The Little Doctor Who Loved Drunks
Copyright © A.A. Grapevine, Inc, May, 1951
A drunk is lying on a bed in a hospital, and a doctor is sitting beside the bed. The drunk is talking earnestly to the doctor. “…a wave of depression came over me,” the drunk is saying. “I realized that I was powerless – hopeless – that I couldn’t help myself, and that nobody else could help me. I was in black despair. And in the midst of this, I remembered about this God business.. .and I rose up in bed and said, “If there be a God, let him show himself now!”
(A doctor specializing in alcoholism hears all kinds of crazy stories from drunks in all stages of de-fogging. You’d expect him to have his tongue in his cheek at this point.)
“All of a sudden, there was a light,” the drunk goes on, “a blinding white light that filled the whole room. a tremendous wind seemed to be blowing all around me and right through me. I felt as if I were standing on a high mountain top…”
(You’d think a doctor would become hardened after listening to these drunks rave day after day. It’s a discouraging, thankless field… alcoholism.)
The drunk continued: “I felt that I stood in the presence of God. I felt an immense joy. And I was sure beyond all doubt that I was free from my obsession with alcohol. The only condition was that I share the secret of this freedom with other alcoholics and help them to recover.”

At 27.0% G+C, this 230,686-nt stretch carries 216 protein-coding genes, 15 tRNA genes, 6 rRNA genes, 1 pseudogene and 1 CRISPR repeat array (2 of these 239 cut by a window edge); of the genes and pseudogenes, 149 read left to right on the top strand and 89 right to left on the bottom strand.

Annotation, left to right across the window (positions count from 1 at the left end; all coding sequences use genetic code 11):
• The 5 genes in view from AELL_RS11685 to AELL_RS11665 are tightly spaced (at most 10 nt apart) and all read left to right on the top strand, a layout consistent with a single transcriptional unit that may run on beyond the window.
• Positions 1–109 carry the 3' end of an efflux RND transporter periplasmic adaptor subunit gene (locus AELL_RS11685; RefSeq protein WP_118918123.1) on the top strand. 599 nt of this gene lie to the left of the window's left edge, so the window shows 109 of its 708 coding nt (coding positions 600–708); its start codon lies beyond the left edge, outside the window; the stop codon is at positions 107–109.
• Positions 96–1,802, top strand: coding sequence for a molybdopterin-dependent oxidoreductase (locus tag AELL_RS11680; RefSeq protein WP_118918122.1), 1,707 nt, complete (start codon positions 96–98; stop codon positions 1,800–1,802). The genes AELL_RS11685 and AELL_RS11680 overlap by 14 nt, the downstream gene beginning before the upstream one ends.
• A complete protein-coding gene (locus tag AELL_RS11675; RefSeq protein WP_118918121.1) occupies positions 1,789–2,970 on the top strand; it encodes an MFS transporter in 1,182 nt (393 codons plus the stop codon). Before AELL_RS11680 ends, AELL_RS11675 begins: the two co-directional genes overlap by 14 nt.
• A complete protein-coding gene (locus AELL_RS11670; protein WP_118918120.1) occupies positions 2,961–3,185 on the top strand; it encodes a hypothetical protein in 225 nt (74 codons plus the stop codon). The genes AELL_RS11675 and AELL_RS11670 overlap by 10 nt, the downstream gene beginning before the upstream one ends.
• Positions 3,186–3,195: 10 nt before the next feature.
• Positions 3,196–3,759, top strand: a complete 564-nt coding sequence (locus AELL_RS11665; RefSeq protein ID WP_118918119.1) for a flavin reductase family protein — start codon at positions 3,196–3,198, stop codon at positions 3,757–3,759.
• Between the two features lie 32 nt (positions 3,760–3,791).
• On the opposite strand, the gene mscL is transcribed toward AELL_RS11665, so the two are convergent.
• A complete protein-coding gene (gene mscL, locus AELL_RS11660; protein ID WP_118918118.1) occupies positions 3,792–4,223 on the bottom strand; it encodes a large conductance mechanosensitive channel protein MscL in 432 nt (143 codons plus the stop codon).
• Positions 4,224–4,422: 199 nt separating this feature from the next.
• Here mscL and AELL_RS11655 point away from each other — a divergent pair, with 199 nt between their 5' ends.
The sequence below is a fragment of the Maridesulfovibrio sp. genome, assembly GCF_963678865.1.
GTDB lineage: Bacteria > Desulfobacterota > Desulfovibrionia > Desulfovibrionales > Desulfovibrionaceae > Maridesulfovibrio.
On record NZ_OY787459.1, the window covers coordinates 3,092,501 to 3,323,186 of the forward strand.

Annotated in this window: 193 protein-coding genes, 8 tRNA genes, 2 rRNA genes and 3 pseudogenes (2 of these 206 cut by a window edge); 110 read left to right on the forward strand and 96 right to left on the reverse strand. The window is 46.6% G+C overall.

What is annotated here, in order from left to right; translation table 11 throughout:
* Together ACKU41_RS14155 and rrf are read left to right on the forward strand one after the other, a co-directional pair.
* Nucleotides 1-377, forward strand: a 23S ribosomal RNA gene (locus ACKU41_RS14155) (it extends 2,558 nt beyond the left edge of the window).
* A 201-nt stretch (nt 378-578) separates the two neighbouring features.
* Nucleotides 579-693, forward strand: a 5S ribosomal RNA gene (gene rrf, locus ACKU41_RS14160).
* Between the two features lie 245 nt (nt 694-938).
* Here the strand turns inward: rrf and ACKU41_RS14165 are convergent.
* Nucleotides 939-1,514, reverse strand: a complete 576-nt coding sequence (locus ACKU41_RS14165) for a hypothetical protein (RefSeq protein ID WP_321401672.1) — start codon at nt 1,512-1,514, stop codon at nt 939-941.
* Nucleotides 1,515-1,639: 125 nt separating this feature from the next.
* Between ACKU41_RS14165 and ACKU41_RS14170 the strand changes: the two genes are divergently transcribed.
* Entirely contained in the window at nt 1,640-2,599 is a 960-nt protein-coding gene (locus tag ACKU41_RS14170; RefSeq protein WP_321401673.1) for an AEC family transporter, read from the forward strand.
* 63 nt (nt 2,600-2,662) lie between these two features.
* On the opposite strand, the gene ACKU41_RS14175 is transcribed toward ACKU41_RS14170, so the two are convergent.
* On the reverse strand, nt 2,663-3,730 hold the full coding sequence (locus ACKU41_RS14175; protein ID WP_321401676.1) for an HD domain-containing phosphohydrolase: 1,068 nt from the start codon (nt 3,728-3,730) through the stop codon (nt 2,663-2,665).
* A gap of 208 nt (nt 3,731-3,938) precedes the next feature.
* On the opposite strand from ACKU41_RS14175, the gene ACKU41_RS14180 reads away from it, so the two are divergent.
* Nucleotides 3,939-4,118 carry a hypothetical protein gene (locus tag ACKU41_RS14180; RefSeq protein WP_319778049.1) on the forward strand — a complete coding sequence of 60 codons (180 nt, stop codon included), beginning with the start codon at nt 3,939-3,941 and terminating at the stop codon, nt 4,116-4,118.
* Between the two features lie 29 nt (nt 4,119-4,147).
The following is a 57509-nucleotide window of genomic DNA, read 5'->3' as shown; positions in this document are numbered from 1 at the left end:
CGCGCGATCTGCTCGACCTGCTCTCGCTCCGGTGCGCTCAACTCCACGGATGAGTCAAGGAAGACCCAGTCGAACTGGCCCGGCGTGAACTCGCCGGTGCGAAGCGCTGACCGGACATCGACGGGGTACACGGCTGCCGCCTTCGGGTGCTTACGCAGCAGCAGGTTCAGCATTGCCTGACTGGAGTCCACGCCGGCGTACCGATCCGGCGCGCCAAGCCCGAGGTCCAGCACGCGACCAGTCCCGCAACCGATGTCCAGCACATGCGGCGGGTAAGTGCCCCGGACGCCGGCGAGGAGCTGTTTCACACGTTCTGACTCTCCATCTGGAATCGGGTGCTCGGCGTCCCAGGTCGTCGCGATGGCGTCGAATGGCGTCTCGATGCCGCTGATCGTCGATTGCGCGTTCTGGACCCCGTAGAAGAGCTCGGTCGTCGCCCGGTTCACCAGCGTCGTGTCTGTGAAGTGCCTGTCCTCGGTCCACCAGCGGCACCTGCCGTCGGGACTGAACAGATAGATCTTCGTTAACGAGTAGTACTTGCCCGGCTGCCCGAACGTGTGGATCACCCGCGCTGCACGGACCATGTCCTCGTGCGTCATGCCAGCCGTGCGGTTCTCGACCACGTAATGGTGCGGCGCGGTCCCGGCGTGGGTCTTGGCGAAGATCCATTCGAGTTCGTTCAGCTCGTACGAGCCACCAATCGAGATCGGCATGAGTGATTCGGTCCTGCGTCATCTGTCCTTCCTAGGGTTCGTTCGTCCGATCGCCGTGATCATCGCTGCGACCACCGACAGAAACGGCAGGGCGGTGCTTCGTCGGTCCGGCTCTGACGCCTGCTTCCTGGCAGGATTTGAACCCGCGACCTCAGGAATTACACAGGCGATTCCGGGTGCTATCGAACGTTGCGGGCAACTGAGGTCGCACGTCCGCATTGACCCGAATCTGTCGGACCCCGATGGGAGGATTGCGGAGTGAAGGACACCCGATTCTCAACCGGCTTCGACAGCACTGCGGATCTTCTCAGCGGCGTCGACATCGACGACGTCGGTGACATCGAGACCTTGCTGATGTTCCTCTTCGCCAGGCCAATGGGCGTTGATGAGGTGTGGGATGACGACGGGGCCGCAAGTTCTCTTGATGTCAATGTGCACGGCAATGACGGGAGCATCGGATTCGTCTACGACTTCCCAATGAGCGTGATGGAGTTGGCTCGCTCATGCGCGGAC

The drunk paused and turned to the doctor. “Ever since it happened, I’ve been lying here wondering whether or not I’ve lost my mind. Tell me, doctor – am I insane – or not?”
The drunk was Bill W.
Fortunately for Bill — fortunately for A.A. — fortunately for the thousands of us who have come after – the doctor was Dr. Silkworth. By great good luck – or by the grace of God (depending upon your viewpoint) – the doctor was Dr. Silkworth.
It would have been so easy to dismiss Bill’s experience as hallucination, one of the many possible vagaries of a rum-soaked brain. And a disparaging word from the doctor right at this point could have choked off the tender shoot of faith and killed it. Alcoholics Anonymous might have got started somewhere else, somehow. Or it might not. Certainly it wouldn’t have started here. Very possibly the life of every one of us A.A.’s hung on the doctor’s answer to the question, “Am I insane?”